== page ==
May 26, 2019

Obama Romney debate could be a staring contest

TAMPA, July 16, 2012 – Since this is a presidential election year, everyone is focused on the White House. As usual, this election is being hyped as some sort of crossroads in American history: The American electorate will either choose to make an irreversible turn down the road to socialism or conservatives will save the country by electing a Republican president who will restore the American principles of free enterprise and individual responsibility.

It all makes a pretty good story until one attempts to back it up with tangible evidence: Why is Barack Obama a “socialist?” Why is Mitt Romney different?

The first answer you’d get on Obama from most conservatives is Obamacare. That was virtually the single issue for most Tea Party rallies in 2010. Yet Republicans are going to nominate the former governor who pioneered the same program in Massachusetts. If Obamacare makes the president a socialist, then why doesn’t Romneycare make his opponent one also?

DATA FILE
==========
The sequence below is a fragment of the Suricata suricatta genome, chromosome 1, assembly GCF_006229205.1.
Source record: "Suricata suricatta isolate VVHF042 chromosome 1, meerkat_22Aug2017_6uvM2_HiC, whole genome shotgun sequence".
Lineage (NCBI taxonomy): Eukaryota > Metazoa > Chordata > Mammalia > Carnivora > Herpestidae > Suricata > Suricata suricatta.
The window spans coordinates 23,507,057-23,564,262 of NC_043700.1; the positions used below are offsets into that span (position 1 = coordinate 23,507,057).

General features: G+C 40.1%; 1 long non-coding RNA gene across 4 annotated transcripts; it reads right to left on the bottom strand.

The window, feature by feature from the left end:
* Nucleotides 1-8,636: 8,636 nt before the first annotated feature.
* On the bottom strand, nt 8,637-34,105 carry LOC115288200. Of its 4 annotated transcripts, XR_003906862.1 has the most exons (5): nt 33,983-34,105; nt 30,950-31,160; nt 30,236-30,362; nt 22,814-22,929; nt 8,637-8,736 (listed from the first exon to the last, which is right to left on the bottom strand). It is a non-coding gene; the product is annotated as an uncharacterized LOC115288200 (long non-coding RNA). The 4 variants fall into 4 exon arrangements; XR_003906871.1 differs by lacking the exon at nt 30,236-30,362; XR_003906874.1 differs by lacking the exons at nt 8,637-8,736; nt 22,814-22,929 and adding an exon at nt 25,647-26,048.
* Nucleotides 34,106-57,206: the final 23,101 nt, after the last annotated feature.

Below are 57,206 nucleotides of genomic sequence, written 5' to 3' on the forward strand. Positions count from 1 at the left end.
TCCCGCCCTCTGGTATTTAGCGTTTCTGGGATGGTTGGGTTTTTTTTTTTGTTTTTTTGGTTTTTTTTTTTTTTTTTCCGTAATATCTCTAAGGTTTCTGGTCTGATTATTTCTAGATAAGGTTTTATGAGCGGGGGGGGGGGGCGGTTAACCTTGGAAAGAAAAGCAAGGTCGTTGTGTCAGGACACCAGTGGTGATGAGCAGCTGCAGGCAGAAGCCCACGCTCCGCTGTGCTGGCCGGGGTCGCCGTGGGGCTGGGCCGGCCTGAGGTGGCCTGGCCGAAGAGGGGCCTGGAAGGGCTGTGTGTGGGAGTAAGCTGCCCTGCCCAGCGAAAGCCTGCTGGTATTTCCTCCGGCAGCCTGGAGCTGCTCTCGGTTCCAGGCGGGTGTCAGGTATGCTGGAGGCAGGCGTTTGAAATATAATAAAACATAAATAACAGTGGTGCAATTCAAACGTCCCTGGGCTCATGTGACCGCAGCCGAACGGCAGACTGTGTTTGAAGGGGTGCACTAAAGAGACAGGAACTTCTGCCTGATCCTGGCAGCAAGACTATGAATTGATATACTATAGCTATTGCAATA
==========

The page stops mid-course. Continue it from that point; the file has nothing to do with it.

Romney answered that question throughout the Republican nomination debates by taking a states rights position. He had signed a healthcare program into law in Massachusetts that was good for that state, but president Obama had been wrong to impose it upon the whole country.

Why the program is socialist when the federal government imposes it nationally but not when the state government imposes it on its millions of citizens is unclear.

However, that point is moot given other facts that came to light following the Supreme Court’s decision to uphold Obamacare. It turns out that despite repeatedly stating that Obama was wrong to impose the healthcare program on the  whole nation, Romney actually told Obama to do exactly that just three years ago.

Oops.

Continue at Washington Times Communities…

Occupy Wall Street talking gibberish about healthcare

TAMPA, July 5 2012 – Thank heaven for the great Steve Zahn, who in his hilarious turn as Lenny in the Beatlesque That Thing You Do, coined a phrase that applies to nearly every political sentiment expressed here in the land of the free.

“You’re talking gibberish.”

Lenny’s prescient warning against calling the band “The One-ders” was ignored, resulting in the band’s name being universally mispronounced, until it was changed to “The Wonders” by the band’s eventual manager.